Received date: September 26, 2017; Accepted date: October 10, 2017; Published date: October 12, 2017
Citation: Sturm T, Dertinger J, Hagmann M, Thiel M, Schneider-Lindner V (2017) Central Venous Oxygen Saturation above 75% on Day Three of Septic Shock is Associated with Tripled Mortality. J Infect Dis Ther 5:338. doi: 10.4172/2332-0877.1000338
Copyright: © 2017 Sturm T, et al. This is an open-access article distributed under the terms of the Creative Commons Attribution License, which permits unrestricted use, distribution, and reproduction in any medium, provided the original author and source are credited.
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Background: Central venous oxygen saturation (ScvO2) is commonly used to identify global oxygen uptakedelivery mismatches. A level above 70% was the declared goal in early resuscitation of septic shock for over a decade. Recent evidence leads to doubts and levels higher than 80% may represent harmful conditions. This study ´s aim was to identify favourable ScvO2 levels in treatment of septic shock.
Methods: Electronic data of patients suffering from septic shock who have been admitted to the surgical intensive care unit of a university hospital were analysed surveying a period of six years with focus on the association of ScvO2 levels with in-hospital mortality.
Results: Data from 238 individuals were included. No difference was found comparing initially measured values of ScvO2 of survivors to non-survivors. Patients whose levels of ScvO2 never exceeded 70% (n=28) had a higher mortality rate (73.2% vs. 54.3%, p<0.05). On day three patients with values above 75% (n=32) had higher mortality rates (59.4% vs. 38.5%, p<0.05). A mortality rate of 100% was detected if ScvO2 levels exceeded 84% (n=6).
Conclusions: ScvO2 develops from a therapy guiding parameter to a prognostic marker. Reaching levels of at least 70% within the first 72 h of disease is favourable in regard to prognosis. Exceeding 75% after day two is associated with higher mortality. These findings require further confirmation. At this point it can be assumed that a varying, time-dependent ScvO2 approach might be required for clinical decision-making.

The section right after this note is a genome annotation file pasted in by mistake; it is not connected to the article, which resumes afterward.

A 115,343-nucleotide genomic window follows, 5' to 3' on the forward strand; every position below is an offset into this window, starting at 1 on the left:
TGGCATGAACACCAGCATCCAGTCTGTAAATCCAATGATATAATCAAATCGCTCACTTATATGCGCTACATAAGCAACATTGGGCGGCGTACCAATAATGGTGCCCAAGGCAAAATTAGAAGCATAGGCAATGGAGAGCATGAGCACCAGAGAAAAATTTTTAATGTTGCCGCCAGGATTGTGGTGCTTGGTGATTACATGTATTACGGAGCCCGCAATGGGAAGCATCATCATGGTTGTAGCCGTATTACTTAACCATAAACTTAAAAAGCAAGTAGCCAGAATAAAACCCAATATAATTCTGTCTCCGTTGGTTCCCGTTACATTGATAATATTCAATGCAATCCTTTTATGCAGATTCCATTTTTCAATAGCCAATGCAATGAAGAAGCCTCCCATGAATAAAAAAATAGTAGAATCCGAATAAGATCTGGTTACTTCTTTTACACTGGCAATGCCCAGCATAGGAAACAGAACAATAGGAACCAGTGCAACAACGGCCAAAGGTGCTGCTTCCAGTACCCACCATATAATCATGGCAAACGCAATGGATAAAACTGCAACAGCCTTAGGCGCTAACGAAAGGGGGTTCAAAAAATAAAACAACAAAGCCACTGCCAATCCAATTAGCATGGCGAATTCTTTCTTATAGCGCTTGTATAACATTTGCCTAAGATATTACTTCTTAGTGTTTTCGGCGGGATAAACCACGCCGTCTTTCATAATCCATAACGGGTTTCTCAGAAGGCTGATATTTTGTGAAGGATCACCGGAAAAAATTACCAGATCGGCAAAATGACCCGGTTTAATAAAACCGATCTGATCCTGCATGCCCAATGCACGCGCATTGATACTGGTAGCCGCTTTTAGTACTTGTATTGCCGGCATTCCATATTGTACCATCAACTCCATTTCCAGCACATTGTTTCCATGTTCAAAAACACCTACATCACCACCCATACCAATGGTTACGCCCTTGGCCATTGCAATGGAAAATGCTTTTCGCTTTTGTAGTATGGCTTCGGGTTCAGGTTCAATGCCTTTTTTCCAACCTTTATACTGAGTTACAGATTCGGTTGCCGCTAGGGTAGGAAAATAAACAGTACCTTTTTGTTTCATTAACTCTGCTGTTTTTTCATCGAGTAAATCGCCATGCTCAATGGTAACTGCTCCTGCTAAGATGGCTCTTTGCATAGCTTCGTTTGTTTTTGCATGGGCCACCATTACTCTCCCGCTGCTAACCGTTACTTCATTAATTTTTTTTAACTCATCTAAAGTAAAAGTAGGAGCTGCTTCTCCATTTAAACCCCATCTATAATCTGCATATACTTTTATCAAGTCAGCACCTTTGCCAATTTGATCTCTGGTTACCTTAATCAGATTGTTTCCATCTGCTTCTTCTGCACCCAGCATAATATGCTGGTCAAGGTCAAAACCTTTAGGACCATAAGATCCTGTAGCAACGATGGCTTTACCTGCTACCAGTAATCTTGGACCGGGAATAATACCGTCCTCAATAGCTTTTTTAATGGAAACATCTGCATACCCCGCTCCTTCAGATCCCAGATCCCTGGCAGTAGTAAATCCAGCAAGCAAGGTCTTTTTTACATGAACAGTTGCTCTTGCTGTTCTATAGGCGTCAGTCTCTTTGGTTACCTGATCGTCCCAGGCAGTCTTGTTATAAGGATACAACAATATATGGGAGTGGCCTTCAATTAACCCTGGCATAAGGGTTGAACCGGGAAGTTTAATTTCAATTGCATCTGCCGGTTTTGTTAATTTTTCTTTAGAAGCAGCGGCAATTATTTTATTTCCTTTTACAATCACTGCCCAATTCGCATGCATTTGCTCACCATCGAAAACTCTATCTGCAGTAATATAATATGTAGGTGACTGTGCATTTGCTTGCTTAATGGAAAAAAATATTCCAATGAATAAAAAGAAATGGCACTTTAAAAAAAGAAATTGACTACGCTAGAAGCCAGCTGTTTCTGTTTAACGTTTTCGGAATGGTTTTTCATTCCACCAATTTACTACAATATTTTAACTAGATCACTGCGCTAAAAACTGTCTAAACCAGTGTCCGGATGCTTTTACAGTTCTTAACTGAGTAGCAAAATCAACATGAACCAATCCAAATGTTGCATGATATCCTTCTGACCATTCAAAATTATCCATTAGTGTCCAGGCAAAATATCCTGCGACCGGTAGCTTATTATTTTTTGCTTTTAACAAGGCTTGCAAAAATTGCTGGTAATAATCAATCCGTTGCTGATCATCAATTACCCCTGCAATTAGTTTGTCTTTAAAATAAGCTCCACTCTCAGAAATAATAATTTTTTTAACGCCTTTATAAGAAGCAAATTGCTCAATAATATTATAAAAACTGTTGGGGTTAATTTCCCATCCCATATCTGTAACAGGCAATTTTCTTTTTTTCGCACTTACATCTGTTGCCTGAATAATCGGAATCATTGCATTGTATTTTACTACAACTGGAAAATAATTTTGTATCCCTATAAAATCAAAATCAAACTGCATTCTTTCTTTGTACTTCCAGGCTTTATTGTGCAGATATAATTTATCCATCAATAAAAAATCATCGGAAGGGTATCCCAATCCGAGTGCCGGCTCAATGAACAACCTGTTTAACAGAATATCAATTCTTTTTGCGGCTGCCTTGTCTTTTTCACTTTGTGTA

Central venous; Saturation; Mortality; Septic shock; Prognosis
Despite intensive efforts of improving therapy in treatment of septic shock mortality rates are still reported about 36.5% . A number of 5.3 million deaths annually worldwide is estimated . Treatment recommendations [3,4] focus on infection control and cardiorespiratory resuscitation to restore oxygen supply, optimize tissue perfusion, avoid hypoxia, and at least prevent organ failure . Central venous oxygen saturation (ScvO2) and serum lactate concentration are commonly accepted indicators of oxygen supply and global oxygen balance [3,6,7] and have been suggested as goals of treatment for more than a decade. Serum lactate has traditionally been interpreted as a marker of tissue hypoxia due to inadequate oxygen delivery. Particularly during prolonged episodes of sepsis, however, high levels of serum lactate can also result from impaired hepatic clearance or increased pyruvate production which is irresponsive to an optimized oxygen supply . By now there are doubts concerning treatment strategies which are focused on serum lactate levels .
A level of ScvO2 above 70% has been a conventional goal in early septic shock therapy since first early goal directed therapy (EGDT) studies have been released [10,11]. Recent trials failed to demonstrate a survival benefit for these classic treatment goals compared to usual care [12-15]. Particularly in later stages of disease, interpretation of ScvO2 is challenging for clinicians . Reviews attest “no benefit of early resuscitation guided by venous oxygen saturation”  or suggest that a subset of patients could benefit . Consequently, adjusting ScvO2 is no longer part of the current surviving sepsis campaign (SSC) guidelines . In contrast, the SSC guidelines state that the use of the previous targets is still safe and may be considered as no harm was associated with the interventional strategies and clinicians still need guidance for approaching this group of patients with significant mortality and morbidity. This raises the question whether ScvO2 should still be measured in septic shock at all.